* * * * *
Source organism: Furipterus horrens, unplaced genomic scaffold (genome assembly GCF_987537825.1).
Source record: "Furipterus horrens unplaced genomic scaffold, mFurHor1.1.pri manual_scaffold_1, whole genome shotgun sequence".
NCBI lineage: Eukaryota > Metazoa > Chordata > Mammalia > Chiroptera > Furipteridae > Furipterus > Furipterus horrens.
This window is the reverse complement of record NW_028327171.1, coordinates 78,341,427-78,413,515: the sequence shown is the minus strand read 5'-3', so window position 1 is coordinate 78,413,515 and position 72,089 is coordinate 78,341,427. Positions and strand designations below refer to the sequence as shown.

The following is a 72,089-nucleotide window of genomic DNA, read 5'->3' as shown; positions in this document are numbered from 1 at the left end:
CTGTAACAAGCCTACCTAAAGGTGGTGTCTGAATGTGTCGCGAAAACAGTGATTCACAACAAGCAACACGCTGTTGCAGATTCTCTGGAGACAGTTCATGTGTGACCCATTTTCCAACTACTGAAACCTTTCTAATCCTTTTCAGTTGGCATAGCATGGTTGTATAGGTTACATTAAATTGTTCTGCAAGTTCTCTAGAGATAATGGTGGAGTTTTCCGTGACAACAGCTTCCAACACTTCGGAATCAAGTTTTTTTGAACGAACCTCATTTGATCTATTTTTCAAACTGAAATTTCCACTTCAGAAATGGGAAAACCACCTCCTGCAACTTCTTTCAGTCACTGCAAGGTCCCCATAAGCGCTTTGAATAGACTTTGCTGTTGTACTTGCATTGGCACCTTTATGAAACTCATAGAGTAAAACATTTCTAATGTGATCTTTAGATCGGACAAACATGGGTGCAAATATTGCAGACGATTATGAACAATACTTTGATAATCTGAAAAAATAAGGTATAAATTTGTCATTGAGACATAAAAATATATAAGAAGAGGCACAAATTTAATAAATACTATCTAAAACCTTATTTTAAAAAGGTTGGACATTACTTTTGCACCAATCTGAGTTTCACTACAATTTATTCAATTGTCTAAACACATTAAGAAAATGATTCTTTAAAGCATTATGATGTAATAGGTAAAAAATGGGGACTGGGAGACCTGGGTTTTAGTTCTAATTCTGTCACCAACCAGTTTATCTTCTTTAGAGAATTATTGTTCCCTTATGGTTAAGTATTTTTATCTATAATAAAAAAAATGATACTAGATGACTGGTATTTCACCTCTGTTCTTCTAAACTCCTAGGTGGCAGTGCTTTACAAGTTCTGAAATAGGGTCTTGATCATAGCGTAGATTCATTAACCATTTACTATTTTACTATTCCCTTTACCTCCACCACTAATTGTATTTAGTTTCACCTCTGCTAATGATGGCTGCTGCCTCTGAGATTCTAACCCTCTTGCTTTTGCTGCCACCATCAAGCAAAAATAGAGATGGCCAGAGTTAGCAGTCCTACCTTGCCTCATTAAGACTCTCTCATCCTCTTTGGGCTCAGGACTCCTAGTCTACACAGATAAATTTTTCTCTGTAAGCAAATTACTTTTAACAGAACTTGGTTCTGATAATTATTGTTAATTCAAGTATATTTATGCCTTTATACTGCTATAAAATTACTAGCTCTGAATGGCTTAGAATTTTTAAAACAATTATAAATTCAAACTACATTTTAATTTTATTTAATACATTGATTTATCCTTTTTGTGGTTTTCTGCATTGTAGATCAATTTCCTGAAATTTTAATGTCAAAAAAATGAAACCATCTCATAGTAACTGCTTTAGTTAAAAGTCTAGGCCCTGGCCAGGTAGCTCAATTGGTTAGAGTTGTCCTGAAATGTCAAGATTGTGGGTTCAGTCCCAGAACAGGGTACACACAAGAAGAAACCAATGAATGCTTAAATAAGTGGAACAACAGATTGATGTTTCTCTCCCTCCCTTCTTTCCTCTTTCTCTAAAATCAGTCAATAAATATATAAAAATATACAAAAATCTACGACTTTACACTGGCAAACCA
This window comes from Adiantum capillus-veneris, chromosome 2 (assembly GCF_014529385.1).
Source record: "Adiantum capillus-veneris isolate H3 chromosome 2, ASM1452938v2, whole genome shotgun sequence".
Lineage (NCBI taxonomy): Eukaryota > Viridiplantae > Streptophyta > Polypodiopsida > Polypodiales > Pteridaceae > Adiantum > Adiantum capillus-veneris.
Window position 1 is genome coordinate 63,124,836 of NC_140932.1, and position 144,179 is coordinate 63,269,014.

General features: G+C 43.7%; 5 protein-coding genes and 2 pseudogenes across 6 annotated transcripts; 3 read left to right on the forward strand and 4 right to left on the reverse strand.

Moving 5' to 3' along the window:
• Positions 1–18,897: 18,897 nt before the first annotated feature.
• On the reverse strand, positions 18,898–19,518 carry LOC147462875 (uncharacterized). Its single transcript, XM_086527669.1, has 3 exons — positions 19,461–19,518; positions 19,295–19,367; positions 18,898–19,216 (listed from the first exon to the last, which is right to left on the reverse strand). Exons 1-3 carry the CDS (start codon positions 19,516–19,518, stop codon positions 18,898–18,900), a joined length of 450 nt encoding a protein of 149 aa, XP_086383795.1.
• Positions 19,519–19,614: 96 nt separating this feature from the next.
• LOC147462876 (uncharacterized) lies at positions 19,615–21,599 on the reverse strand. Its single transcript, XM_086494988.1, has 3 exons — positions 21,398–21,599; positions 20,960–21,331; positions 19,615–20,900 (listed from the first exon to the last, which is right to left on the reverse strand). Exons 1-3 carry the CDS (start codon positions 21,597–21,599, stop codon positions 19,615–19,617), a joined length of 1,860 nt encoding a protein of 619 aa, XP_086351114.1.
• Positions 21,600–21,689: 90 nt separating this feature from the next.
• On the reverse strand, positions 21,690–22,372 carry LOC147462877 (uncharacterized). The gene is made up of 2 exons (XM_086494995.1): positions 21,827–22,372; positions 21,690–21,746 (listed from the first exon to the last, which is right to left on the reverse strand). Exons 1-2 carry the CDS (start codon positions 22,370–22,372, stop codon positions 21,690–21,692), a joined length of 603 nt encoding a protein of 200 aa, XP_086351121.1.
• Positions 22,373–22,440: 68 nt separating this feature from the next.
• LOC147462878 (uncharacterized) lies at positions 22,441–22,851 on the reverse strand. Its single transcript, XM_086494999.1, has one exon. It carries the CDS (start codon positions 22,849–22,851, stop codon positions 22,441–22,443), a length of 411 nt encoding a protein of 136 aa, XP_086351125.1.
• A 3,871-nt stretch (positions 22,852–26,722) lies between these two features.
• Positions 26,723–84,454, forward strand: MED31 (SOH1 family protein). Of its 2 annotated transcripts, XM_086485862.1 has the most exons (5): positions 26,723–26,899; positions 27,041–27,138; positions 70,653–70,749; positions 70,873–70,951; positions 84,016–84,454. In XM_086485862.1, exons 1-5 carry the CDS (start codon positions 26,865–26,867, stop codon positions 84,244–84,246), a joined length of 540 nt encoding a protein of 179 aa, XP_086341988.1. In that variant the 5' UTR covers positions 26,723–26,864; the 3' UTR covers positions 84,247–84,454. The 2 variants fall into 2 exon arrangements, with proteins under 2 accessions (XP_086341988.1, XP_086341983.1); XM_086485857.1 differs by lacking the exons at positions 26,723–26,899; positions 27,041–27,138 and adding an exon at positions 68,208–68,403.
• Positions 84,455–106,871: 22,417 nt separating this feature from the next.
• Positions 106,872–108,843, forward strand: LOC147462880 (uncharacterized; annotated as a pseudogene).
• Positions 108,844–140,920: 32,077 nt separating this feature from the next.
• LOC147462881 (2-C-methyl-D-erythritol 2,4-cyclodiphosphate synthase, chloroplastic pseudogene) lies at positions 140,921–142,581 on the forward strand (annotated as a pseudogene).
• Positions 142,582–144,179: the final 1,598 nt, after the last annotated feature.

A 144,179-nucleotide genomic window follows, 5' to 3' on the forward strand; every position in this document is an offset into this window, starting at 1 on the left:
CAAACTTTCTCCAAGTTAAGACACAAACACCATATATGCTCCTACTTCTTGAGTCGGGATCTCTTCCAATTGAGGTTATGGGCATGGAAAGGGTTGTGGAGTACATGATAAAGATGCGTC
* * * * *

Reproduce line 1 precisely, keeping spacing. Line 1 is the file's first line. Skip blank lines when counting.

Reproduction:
Source organism: Furipterus horrens, unplaced genomic scaffold (genome assembly GCF_987537825.1).